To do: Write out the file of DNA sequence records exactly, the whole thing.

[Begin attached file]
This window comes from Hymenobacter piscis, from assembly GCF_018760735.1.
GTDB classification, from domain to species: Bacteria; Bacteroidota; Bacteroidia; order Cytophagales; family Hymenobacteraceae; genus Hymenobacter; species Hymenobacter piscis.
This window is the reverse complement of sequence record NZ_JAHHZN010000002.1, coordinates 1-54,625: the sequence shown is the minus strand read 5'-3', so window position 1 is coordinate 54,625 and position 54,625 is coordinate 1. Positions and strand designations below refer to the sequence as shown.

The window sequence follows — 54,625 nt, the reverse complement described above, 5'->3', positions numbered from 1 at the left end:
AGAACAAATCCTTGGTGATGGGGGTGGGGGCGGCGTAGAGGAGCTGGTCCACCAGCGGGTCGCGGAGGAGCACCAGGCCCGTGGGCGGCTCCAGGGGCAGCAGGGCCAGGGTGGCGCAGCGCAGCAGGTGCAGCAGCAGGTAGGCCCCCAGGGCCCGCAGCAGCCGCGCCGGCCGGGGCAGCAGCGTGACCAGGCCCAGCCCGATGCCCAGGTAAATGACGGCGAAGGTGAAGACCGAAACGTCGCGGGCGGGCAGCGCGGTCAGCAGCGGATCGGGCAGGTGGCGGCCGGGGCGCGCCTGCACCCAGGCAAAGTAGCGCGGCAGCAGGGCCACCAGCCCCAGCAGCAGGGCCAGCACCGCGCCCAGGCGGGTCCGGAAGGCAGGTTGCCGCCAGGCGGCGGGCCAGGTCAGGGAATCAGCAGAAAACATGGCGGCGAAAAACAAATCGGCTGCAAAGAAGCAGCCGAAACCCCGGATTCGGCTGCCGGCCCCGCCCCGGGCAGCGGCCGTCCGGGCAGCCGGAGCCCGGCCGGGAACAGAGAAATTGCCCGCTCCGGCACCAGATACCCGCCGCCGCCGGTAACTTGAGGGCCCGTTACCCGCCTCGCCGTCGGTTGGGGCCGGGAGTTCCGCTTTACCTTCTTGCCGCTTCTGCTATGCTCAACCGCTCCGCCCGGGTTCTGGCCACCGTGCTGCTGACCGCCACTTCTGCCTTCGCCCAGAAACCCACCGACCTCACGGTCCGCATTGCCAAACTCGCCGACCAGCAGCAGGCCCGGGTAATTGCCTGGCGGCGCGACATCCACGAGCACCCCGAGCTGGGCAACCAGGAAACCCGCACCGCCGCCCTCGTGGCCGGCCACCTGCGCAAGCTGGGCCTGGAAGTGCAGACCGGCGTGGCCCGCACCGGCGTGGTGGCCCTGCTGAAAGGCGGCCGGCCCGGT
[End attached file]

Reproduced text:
This window comes from Hymenobacter piscis, from assembly GCF_018760735.1.
GTDB classification, from domain to species: Bacteria; Bacteroidota; Bacteroidia; order Cytophagales; family Hymenobacteraceae; genus Hymenobacter; species Hymenobacter piscis.
This window is the reverse complement of sequence record NZ_JAHHZN010000002.1, coordinates 1-54,625: the sequence shown is the minus strand read 5'-3', so window position 1 is coordinate 54,625 and position 54,625 is coordinate 1. Positions and strand designations below refer to the sequence as shown.

The window sequence follows — 54,625 nt, the reverse complement described above, 5'->3', positions numbered from 1 at the left end:
AGAACAAATCCTTGGTGATGGGGGTGGGGGCGGCGTAGAGGAGCTGGTCCACCAGCGGGTCGCGGAGGAGCACCAGGCCCGTGGGCGGCTCCAGGGGCAGCAGGGCCAGGGTGGCGCAGCGCAGCAGGTGCAGCAGCAGGTAGGCCCCCAGGGCCCGCAGCAGCCGCGCCGGCCGGGGCAGCAGCGTGACCAGGCCCAGCCCGATGCCCAGGTAAATGACGGCGAAGGTGAAGACCGAAACGTCGCGGGCGGGCAGCGCGGTCAGCAGCGGATCGGGCAGGTGGCGGCCGGGGCGCGCCTGCACCCAGGCAAAGTAGCGCGGCAGCAGGGCCACCAGCCCCAGCAGCAGGGCCAGCACCGCGCCCAGGCGGGTCCGGAAGGCAGGTTGCCGCCAGGCGGCGGGCCAGGTCAGGGAATCAGCAGAAAACATGGCGGCGAAAAACAAATCGGCTGCAAAGAAGCAGCCGAAACCCCGGATTCGGCTGCCGGCCCCGCCCCGGGCAGCGGCCGTCCGGGCAGCCGGAGCCCGGCCGGGAACAGAGAAATTGCCCGCTCCGGCACCAGATACCCGCCGCCGCCGGTAACTTGAGGGCCCGTTACCCGCCTCGCCGTCGGTTGGGGCCGGGAGTTCCGCTTTACCTTCTTGCCGCTTCTGCTATGCTCAACCGCTCCGCCCGGGTTCTGGCCACCGTGCTGCTGACCGCCACTTCTGCCTTCGCCCAGAAACCCACCGACCTCACGGTCCGCATTGCCAAACTCGCCGACCAGCAGCAGGCCCGGGTAATTGCCTGGCGGCGCGACATCCACGAGCACCCCGAGCTGGGCAACCAGGAAACCCGCACCGCCGCCCTCGTGGCCGGCCACCTGCGCAAGCTGGGCCTGGAAGTGCAGACCGGCGTGGCCCGCACCGGCGTGGTGGCCCTGCTGAAAGGCGGCCGGCCCGGT